Monday, 15 December 2008

It's starting to look a lot like Christmas

Here is my Christmas cake, it has already had two doses of brandy and has been transferred to a tin. The recipe is from the cake volume of the Good Cook Time Life series of cookbooks. Alas they are no longer in print, so look for them at used book stores. While the photography is no match to today's "food porn" it is very practical and informative. The step-by-step photos explain the techniques very clearly and they provide good reference. All the recipes in the collection are from previously published cookbooks. My fruitcake is Margaret Costa's recipe from her Four Seasons Cookery Book. This book has been reprinted by Grub Street in the UK, and is worth seeking out. Margaret's recipe makes two cakes, I halve it and mess around with it a little, I can't help myself. I toss the dried fruit with a good 60ml/1/4 cup of brandy and leave them for at least 24 hours to plump up. And, as you can see from the photo, I put blanched almonds on the top. This means I can forego the marzipan much to my husband's regret. This is a very simple cake to make; it is not really baking but construction. The batter composed of eggs, sugar and a little flour is just enough to coat the fruit and hold the whole thing together while it cooks.

As I have to wait at least until Twelfth Night or later before I cut it, I also made a stained glass cake so I have something to eat right away. This is another construction cake, candied or glacé fruits and nuts held together by the bare minimum of batter. You can use any mix of fruit that takes your fancy, but larger pieces make a more interesting cake. The trick is to slice it very thinly. Now that I have cake, shortbread is next on the list and then some mincemeat tarts.


Peter Lyons-Lewis said...

I couldn't agree with you more regarding the Time Life series "The Good Cook". A very good friend of mine - a Glaswegian foody (but strict veggie of 20 years standing) - picked up a pristine second-hand copy for me of "Offal" from a back-street shop in Aberystwyth last July for just a quid. A truly remarkable and thoughtful purchase.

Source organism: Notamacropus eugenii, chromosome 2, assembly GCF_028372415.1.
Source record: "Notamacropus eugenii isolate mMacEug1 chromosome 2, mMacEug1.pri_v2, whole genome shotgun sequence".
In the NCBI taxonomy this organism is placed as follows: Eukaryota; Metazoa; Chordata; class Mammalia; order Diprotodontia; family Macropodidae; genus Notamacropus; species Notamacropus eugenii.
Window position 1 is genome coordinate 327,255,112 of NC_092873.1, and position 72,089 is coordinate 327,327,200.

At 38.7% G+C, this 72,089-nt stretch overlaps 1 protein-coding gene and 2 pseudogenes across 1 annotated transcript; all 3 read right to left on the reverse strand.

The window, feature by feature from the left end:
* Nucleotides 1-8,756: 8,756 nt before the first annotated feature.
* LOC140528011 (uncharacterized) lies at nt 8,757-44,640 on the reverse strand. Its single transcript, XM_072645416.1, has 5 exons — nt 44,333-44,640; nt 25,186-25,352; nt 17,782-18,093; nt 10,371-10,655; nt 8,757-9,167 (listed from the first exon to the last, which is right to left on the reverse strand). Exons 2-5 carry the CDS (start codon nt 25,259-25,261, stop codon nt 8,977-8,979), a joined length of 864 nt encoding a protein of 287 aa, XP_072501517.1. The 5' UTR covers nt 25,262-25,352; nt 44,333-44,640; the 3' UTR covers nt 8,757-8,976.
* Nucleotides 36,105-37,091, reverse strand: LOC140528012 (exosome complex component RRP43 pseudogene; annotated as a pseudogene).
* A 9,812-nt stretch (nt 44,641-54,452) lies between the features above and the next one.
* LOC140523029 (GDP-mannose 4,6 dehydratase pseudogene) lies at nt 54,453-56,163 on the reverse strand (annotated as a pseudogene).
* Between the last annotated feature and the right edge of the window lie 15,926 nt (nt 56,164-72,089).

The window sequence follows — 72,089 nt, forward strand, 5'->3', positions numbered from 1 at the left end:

My brother bought "Fat" for my last birthday, I'm hoping for "Bones" for Christmas.

Keep up your good work, and best wishes for Christmas and 2009.

Jennifer said...

I have a the Offal volume as well. Have you made anything from it? I just made a terrine of pig's feet, I will try it tonight with some salad. I am hoping it will be as good as the one I eat in my neighbourhood restaurant in Paris. They cut it in thick slices and fry it in a hot pan - delicious and gelatinous. Merry Christmas and all the best for 2009.

PS. Bones is published by Grub Street in the UK under the title Cooking on the Bone. It came out in paperback this year.

Peter Lyons-Lewis said...

Well to tell the truth I'd not made anything from it until today - some of the dishes are a little on the challenging side.

Being Friday night we like to stay in, so after picking up a nice piece of calf's liver from the local - very excellent - farm shop we made the roast liver, mainly because I've never cooked liver in this way before. And it is delicious, and so smooth and sumptuous. On the side we had steamed broccoli and sprouts, along with roast veg (jerusalem artichokes, beetroot, potato) and a mash of carrot and celeriac. Lovely.

My wife bought "Bones" for me, the hardback edition from the USA, and I'm looking forwards to dipping in and exploring the book properly.

Jennifer said...

Ahh, a lover of hardcover books! Let me know how you make out cooking from "Bones". That liver sounds delicious, I might try it myself, but I am not so sure about the sprouts - I assume they were Brussels sprouts - a vegetable I have a hard time loving.

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